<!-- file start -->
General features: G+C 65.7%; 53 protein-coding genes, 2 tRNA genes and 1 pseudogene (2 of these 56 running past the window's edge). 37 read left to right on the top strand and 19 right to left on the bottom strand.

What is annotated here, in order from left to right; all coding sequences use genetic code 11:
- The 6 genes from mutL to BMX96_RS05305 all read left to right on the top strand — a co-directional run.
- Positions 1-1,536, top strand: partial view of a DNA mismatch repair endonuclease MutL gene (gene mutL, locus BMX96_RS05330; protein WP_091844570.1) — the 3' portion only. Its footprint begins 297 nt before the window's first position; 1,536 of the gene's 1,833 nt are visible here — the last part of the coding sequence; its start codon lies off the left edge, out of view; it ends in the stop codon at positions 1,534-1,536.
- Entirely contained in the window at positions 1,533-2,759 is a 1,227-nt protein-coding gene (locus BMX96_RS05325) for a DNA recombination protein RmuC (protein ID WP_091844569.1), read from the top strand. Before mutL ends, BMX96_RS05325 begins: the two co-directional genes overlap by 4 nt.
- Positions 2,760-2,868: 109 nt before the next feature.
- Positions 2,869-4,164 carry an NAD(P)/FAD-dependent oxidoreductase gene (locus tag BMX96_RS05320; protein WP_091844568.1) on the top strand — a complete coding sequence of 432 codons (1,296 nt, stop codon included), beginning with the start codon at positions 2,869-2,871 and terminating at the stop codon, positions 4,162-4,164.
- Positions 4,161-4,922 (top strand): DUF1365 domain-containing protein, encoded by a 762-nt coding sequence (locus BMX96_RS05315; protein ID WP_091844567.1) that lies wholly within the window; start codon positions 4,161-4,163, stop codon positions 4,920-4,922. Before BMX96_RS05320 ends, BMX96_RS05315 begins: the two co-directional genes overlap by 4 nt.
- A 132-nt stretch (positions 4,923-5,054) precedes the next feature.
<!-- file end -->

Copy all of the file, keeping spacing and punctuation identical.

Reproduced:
General features: G+C 65.7%; 53 protein-coding genes, 2 tRNA genes and 1 pseudogene (2 of these 56 running past the window's edge). 37 read left to right on the top strand and 19 right to left on the bottom strand.

What is annotated here, in order from left to right; all coding sequences use genetic code 11:
- The 6 genes from mutL to BMX96_RS05305 all read left to right on the top strand — a co-directional run.
- Positions 1-1,536, top strand: partial view of a DNA mismatch repair endonuclease MutL gene (gene mutL, locus BMX96_RS05330; protein WP_091844570.1) — the 3' portion only. Its footprint begins 297 nt before the window's first position; 1,536 of the gene's 1,833 nt are visible here — the last part of the coding sequence; its start codon lies off the left edge, out of view; it ends in the stop codon at positions 1,534-1,536.
- Entirely contained in the window at positions 1,533-2,759 is a 1,227-nt protein-coding gene (locus BMX96_RS05325) for a DNA recombination protein RmuC (protein ID WP_091844569.1), read from the top strand. Before mutL ends, BMX96_RS05325 begins: the two co-directional genes overlap by 4 nt.
- Positions 2,760-2,868: 109 nt before the next feature.
- Positions 2,869-4,164 carry an NAD(P)/FAD-dependent oxidoreductase gene (locus tag BMX96_RS05320; protein WP_091844568.1) on the top strand — a complete coding sequence of 432 codons (1,296 nt, stop codon included), beginning with the start codon at positions 2,869-2,871 and terminating at the stop codon, positions 4,162-4,164.
- Positions 4,161-4,922 (top strand): DUF1365 domain-containing protein, encoded by a 762-nt coding sequence (locus BMX96_RS05315; protein ID WP_091844567.1) that lies wholly within the window; start codon positions 4,161-4,163, stop codon positions 4,920-4,922. Before BMX96_RS05320 ends, BMX96_RS05315 begins: the two co-directional genes overlap by 4 nt.
- A 132-nt stretch (positions 4,923-5,054) precedes the next feature.